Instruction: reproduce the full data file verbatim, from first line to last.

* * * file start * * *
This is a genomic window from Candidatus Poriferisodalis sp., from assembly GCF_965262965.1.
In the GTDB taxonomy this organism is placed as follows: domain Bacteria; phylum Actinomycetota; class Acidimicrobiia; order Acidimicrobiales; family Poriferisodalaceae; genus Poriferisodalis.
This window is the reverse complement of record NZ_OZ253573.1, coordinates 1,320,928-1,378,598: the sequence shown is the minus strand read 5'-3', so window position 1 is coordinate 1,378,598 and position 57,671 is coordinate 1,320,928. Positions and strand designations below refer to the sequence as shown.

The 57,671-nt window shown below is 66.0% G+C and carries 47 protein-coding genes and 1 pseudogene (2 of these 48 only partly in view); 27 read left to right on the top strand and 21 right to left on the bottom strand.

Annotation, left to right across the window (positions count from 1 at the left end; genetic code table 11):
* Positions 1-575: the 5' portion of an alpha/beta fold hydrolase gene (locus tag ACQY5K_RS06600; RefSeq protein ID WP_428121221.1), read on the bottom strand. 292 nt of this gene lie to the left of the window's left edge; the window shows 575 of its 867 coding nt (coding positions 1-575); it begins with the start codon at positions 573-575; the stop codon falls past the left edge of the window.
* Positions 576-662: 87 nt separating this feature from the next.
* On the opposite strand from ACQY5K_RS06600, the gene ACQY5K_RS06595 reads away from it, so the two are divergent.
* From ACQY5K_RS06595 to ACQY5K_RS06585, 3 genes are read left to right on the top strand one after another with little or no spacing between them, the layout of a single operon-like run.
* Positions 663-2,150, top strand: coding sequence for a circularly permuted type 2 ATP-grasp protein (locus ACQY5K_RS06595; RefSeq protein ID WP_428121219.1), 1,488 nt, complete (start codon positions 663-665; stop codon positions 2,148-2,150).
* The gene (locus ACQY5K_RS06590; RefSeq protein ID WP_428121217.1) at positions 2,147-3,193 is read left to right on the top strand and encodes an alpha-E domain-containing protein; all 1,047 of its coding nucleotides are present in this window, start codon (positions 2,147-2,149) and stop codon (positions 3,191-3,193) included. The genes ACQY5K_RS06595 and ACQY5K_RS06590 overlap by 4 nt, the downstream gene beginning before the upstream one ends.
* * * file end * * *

This is a genomic window from Candidatus Poriferisodalis sp., from assembly GCF_965262965.1.
In the GTDB taxonomy this organism is placed as follows: domain Bacteria; phylum Actinomycetota; class Acidimicrobiia; order Acidimicrobiales; family Poriferisodalaceae; genus Poriferisodalis.
This window is the reverse complement of record NZ_OZ253573.1, coordinates 1,320,928-1,378,598: the sequence shown is the minus strand read 5'-3', so window position 1 is coordinate 1,378,598 and position 57,671 is coordinate 1,320,928. Positions and strand designations below refer to the sequence as shown.

The 57,671-nt window shown below is 66.0% G+C and carries 47 protein-coding genes and 1 pseudogene (2 of these 48 only partly in view); 27 read left to right on the top strand and 21 right to left on the bottom strand.

Annotation, left to right across the window (positions count from 1 at the left end; genetic code table 11):
* Positions 1-575: the 5' portion of an alpha/beta fold hydrolase gene (locus tag ACQY5K_RS06600; RefSeq protein ID WP_428121221.1), read on the bottom strand. 292 nt of this gene lie to the left of the window's left edge; the window shows 575 of its 867 coding nt (coding positions 1-575); it begins with the start codon at positions 573-575; the stop codon falls past the left edge of the window.
* Positions 576-662: 87 nt separating this feature from the next.
* On the opposite strand from ACQY5K_RS06600, the gene ACQY5K_RS06595 reads away from it, so the two are divergent.
* From ACQY5K_RS06595 to ACQY5K_RS06585, 3 genes are read left to right on the top strand one after another with little or no spacing between them, the layout of a single operon-like run.
* Positions 663-2,150, top strand: coding sequence for a circularly permuted type 2 ATP-grasp protein (locus ACQY5K_RS06595; RefSeq protein ID WP_428121219.1), 1,488 nt, complete (start codon positions 663-665; stop codon positions 2,148-2,150).
* The gene (locus ACQY5K_RS06590; RefSeq protein ID WP_428121217.1) at positions 2,147-3,193 is read left to right on the top strand and encodes an alpha-E domain-containing protein; all 1,047 of its coding nucleotides are present in this window, start codon (positions 2,147-2,149) and stop codon (positions 3,191-3,193) included. The genes ACQY5K_RS06595 and ACQY5K_RS06590 overlap by 4 nt, the downstream gene beginning before the upstream one ends.